As Google awaits approval of a controversial settlement with authors and book publishers, the company’s plan to create an immense digital library and bookstore might face yet another hurdle, reports the New York Times. On April 7, the American Society of Media Photographers and other groups representing visual artists plan to file a class-action lawsuit against Google, asserting that the company’s efforts to digitize millions of books from libraries amount to large-scale infringement of their copyrights. In some respects, the lawsuit mirrors the complaints filed in 2005 by the Authors Guild and the Association of American Publishers when they first opposed Google’s library project on copyright grounds. Those groups have since agreed to a sweeping $125 million settlement that, if approved, would allow Google to make available and sell digital copies of millions of out-of-print books. The settlement also would give authors and publishers new ways to make money from digital copies of their work. The photographers’ group decided to file suit after its efforts to intervene in the settlement were rejected by a court last year. The complaint claims Google’s mass copying efforts infringe on the rights of photographers and other creators of graphic works…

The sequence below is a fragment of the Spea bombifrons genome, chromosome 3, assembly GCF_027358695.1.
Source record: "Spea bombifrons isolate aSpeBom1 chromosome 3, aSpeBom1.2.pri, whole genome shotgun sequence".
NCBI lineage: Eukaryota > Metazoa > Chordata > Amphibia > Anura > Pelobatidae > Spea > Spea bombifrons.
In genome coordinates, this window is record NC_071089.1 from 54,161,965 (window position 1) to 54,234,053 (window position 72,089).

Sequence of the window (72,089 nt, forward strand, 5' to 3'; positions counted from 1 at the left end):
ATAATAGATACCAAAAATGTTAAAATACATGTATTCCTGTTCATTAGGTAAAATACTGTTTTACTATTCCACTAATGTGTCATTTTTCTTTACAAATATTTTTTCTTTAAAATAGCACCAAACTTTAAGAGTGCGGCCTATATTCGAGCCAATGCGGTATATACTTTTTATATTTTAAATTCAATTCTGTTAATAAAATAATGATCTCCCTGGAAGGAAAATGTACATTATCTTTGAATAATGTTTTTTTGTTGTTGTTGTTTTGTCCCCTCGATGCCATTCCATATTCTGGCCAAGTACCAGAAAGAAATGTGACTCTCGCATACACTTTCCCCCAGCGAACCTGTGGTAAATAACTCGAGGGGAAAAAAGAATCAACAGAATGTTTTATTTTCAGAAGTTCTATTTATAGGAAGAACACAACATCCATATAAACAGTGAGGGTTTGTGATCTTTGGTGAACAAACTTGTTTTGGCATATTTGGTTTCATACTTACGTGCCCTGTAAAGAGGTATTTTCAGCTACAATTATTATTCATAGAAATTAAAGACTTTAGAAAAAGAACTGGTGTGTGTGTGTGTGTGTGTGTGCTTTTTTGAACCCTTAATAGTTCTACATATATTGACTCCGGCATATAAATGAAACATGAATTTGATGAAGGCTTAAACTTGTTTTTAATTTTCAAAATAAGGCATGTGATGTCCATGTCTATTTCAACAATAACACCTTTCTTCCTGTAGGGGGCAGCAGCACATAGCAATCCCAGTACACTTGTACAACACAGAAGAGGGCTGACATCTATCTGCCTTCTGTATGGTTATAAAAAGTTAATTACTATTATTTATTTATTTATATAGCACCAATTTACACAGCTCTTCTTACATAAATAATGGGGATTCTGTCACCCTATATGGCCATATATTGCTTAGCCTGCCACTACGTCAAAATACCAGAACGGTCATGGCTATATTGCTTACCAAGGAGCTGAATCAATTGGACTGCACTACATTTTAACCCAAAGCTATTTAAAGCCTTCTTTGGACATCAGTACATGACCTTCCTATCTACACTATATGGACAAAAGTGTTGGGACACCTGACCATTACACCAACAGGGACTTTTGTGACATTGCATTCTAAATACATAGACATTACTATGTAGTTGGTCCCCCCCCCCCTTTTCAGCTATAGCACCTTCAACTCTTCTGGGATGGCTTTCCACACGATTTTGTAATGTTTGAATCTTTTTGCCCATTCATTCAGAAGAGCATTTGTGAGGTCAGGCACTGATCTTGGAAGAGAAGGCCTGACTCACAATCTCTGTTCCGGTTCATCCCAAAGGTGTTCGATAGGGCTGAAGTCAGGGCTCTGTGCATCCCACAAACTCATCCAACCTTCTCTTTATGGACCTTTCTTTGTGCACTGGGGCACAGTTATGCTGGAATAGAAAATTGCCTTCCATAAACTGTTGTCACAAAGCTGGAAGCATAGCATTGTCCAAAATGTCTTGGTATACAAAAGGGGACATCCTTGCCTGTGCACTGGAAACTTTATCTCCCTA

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About the Author:

Denny Carter

Dennis has covered higher education technology since April 2008, having interviewed some of the most recognized IT pros in U.S. colleges and universities. He is always updating eCampus News with the latest in pressing ed-tech issues, such as the growing i


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